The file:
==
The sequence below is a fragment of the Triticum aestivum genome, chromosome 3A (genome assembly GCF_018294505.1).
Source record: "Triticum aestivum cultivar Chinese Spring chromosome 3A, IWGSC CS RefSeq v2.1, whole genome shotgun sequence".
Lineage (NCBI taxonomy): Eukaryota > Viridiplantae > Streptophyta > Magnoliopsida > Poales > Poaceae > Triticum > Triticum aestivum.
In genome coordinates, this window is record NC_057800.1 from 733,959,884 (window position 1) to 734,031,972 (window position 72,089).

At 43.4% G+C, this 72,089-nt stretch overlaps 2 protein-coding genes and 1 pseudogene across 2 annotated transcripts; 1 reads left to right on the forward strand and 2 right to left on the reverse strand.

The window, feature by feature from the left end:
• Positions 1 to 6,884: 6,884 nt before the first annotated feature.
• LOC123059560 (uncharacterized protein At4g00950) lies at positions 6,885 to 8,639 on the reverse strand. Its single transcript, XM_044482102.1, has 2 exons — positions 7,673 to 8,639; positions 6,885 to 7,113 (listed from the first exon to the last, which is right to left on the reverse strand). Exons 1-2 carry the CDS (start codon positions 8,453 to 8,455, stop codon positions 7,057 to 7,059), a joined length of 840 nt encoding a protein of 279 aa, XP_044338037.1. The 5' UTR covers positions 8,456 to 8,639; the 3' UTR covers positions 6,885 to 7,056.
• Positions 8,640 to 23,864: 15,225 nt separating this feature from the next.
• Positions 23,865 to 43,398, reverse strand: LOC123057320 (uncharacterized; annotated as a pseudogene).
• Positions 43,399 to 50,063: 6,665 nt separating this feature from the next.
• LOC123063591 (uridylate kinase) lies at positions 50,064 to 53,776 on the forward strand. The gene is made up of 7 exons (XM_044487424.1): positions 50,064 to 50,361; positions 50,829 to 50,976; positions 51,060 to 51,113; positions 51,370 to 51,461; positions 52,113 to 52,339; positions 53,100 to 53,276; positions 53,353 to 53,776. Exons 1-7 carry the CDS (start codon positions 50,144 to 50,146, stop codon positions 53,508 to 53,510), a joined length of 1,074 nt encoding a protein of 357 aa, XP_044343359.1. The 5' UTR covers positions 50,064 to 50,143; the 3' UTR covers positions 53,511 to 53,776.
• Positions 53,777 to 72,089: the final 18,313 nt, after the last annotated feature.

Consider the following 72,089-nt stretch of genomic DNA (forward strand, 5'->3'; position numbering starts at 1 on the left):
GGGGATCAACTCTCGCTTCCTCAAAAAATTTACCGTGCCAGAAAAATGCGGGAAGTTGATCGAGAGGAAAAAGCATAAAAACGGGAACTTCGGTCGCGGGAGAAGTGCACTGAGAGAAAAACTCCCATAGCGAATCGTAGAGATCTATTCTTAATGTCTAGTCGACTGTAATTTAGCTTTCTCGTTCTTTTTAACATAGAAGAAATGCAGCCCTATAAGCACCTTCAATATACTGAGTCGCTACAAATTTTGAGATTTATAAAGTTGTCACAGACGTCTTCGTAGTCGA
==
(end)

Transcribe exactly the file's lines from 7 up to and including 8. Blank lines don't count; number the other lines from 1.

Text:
• Positions 1 to 6,884: 6,884 nt before the first annotated feature.
• LOC123059560 (uncharacterized protein At4g00950) lies at positions 6,885 to 8,639 on the reverse strand. Its single transcript, XM_044482102.1, has 2 exons — positions 7,673 to 8,639; positions 6,885 to 7,113 (listed from the first exon to the last, which is right to left on the reverse strand). Exons 1-2 carry the CDS (start codon positions 8,453 to 8,455, stop codon positions 7,057 to 7,059), a joined length of 840 nt encoding a protein of 279 aa, XP_044338037.1. The 5' UTR covers positions 8,456 to 8,639; the 3' UTR covers positions 6,885 to 7,056.